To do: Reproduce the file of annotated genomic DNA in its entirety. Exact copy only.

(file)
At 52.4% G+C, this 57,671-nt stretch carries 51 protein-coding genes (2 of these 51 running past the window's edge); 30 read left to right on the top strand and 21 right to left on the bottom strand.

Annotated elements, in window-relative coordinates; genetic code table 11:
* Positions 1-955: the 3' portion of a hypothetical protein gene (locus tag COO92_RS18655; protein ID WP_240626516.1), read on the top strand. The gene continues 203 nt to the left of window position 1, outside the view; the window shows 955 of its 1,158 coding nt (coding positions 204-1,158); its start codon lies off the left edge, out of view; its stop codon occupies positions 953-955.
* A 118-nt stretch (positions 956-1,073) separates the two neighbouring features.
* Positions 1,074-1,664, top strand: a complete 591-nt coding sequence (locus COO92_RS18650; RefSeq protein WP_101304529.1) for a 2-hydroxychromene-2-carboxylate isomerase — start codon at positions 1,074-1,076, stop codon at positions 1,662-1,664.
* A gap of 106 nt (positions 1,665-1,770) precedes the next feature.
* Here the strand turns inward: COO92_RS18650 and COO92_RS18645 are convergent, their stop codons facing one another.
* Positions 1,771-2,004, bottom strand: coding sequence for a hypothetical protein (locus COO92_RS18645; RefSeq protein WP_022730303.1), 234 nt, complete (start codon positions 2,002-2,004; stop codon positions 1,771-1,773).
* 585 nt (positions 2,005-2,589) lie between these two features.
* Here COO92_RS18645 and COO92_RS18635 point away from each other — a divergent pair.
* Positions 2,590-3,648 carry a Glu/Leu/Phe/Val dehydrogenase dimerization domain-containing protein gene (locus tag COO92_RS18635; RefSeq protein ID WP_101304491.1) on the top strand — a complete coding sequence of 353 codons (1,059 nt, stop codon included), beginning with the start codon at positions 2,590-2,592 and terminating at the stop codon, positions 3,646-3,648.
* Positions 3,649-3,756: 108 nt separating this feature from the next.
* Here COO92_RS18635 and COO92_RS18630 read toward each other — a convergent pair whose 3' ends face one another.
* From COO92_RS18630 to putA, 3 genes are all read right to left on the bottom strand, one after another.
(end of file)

At 52.4% G+C, this 57,671-nt stretch carries 51 protein-coding genes (2 of these 51 running past the window's edge); 30 read left to right on the top strand and 21 right to left on the bottom strand.

Annotated elements, in window-relative coordinates; genetic code table 11:
* Positions 1-955: the 3' portion of a hypothetical protein gene (locus tag COO92_RS18655; protein ID WP_240626516.1), read on the top strand. The gene continues 203 nt to the left of window position 1, outside the view; the window shows 955 of its 1,158 coding nt (coding positions 204-1,158); its start codon lies off the left edge, out of view; its stop codon occupies positions 953-955.
* A 118-nt stretch (positions 956-1,073) separates the two neighbouring features.
* Positions 1,074-1,664, top strand: a complete 591-nt coding sequence (locus COO92_RS18650; RefSeq protein WP_101304529.1) for a 2-hydroxychromene-2-carboxylate isomerase — start codon at positions 1,074-1,076, stop codon at positions 1,662-1,664.
* A gap of 106 nt (positions 1,665-1,770) precedes the next feature.
* Here the strand turns inward: COO92_RS18650 and COO92_RS18645 are convergent, their stop codons facing one another.
* Positions 1,771-2,004, bottom strand: coding sequence for a hypothetical protein (locus COO92_RS18645; RefSeq protein WP_022730303.1), 234 nt, complete (start codon positions 2,002-2,004; stop codon positions 1,771-1,773).
* 585 nt (positions 2,005-2,589) lie between these two features.
* Here COO92_RS18645 and COO92_RS18635 point away from each other — a divergent pair.
* Positions 2,590-3,648 carry a Glu/Leu/Phe/Val dehydrogenase dimerization domain-containing protein gene (locus tag COO92_RS18635; RefSeq protein ID WP_101304491.1) on the top strand — a complete coding sequence of 353 codons (1,059 nt, stop codon included), beginning with the start codon at positions 2,590-2,592 and terminating at the stop codon, positions 3,646-3,648.
* Positions 3,649-3,756: 108 nt separating this feature from the next.
* Here COO92_RS18635 and COO92_RS18630 read toward each other — a convergent pair whose 3' ends face one another.
* From COO92_RS18630 to putA, 3 genes are all read right to left on the bottom strand, one after another.